Sludge, Flow & Hallelujah


“What is the source of our first suffering?
It lies in the fact that we hesitated to speak.
It was born the moment we accumulated silent things within us.”
~Gaston Bachelard


I’ve been a creativity catalyst now for seven years. At least, that is, professionally.

What’s a creativity catalyst, you ask? A sparker. An illuminator. A mirror. A container. A lover.

For my entire life, I’ve been creative. I’m not talking artistic. I’m talking creative. I’m talking the most basic ability of every living being – the ability to express the impulse that is life itself.  It’s just nature. Like the seed as it grows into what it is destined to become. The ability to express the unfathomable mystery into being. This is creativity. We all have it. We all are it. It’s our nature. It’s our design.

You are creative. It is your nature. Somewhere, within, a voice is sparking you on to grow, to express, to love, to risk, to voice.

Sometimes when people have been silent for too long, their inner plumbing is stopped up. Junk is in the pipes. The junk that adheres around those silent things we accumulate when we don’t trust our own impulse to express.

When expression begins to flow again, it can come out in fits and starts, belching and coughing along as the pipes are cleaned of all that was used to stop them up. You know what I’m talking about? All the crap you and I internalized about our inability to be ‘properly’ creative. To properly speak. To be proper in the act of creation. To NOT express what simply wanted to be said, done, written, painted, danced, loved. AND, to NOT express our own anger, sadness, sense of rejection, sense of futility, insert your feelings here ___________________, because we were told we must plug up the pipes.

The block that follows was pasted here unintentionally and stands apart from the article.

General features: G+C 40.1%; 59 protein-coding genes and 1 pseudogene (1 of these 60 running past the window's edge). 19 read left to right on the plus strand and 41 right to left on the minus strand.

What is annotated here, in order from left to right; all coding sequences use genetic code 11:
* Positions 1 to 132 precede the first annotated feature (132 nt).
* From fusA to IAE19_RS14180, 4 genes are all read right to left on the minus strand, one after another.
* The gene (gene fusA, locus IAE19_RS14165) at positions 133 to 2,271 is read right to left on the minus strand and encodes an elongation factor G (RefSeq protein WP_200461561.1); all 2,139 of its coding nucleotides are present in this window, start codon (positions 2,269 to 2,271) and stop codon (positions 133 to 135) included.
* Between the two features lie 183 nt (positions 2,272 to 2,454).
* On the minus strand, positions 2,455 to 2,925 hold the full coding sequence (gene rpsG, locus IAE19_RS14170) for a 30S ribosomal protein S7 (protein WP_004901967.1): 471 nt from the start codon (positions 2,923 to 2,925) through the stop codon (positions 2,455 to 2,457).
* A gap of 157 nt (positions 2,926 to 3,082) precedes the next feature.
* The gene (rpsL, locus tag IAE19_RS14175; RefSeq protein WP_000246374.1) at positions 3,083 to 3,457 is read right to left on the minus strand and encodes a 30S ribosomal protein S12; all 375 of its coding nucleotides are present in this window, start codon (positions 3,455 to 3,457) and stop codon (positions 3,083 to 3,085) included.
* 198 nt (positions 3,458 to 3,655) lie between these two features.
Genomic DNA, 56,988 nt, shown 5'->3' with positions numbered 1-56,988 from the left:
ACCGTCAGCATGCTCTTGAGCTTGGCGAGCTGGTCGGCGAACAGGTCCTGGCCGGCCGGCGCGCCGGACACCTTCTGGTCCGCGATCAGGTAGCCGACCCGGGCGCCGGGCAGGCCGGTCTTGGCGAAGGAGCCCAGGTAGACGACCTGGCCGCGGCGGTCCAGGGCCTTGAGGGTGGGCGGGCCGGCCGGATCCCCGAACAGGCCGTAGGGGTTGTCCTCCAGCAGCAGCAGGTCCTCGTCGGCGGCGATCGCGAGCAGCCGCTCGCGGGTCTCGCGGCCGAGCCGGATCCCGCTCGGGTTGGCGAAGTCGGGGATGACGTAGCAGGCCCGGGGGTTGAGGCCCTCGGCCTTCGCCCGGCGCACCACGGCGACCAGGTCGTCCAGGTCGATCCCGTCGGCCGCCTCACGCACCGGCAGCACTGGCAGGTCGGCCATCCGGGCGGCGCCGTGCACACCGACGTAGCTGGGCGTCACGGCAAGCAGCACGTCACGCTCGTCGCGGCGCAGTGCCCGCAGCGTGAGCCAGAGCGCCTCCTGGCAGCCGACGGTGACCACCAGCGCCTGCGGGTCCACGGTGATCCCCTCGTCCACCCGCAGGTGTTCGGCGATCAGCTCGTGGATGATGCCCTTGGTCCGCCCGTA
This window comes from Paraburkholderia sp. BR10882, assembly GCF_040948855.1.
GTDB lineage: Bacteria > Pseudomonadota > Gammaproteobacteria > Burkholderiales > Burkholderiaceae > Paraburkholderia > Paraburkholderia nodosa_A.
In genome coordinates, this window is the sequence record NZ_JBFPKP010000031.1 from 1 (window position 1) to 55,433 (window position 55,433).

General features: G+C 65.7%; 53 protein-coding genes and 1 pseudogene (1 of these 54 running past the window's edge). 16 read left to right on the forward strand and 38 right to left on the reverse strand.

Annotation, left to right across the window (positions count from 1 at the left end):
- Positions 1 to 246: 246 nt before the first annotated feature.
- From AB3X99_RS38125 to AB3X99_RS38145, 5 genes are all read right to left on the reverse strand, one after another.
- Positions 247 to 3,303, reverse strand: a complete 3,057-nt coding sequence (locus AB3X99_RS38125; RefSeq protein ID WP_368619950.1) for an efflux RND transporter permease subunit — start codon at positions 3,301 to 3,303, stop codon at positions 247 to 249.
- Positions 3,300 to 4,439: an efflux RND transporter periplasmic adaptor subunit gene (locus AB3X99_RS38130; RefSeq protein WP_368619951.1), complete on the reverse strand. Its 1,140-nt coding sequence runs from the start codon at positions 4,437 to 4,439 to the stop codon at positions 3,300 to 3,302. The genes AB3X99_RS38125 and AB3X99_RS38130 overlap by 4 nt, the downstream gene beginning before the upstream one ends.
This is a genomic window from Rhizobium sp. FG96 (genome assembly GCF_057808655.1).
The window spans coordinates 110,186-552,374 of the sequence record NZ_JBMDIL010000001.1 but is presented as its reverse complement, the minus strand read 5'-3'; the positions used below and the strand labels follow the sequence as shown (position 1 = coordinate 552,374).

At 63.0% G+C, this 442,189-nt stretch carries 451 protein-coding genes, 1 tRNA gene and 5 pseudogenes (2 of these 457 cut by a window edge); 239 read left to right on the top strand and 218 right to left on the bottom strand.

So when we first begin to trust our impulse to express, the sludge just might come out first. And the flow might be bumpy and rocky, sort of like when the water is shut off for a bit, then turned back on. The pipes rattle. The water spits. Until the flow returns. The little self, the ego, wants to control the flow, so it can be very careful about what first appears out of the faucet (faucet being mouth, hands, feet, head, body) – all the parts of the body that the divine mystery uses to express through.

One little very important thing here – the sludge is an important part in turning on the flow again. It’s important to allow it through. You don’t have to stop to examine it in minute detail. You don’t have to create and sing another Hallelujah chorus in its name (save that for the Mystery). You don’t have to judge it as it appears. But, if you do, that’s part of the flow, too. You just might do all these things, ’cause you might just be really curious about the sludge, about what’s stopped up your pipes for so long.

I’m writing this today, because over the past few weeks, a number of women have approached me feeling ‘something’ within them wanting to express what’s inside. Specifically, they are wanting to blog with vulnerability. They want to begin to write from a more personal point of view, and at the same time, fear being too personal and vulnerable with their potential audience. They fear expressing their own unique expression.

If this reminds you of YOU, remember what Gaston Bachelard said, that our suffering comes from our hesitation to speak.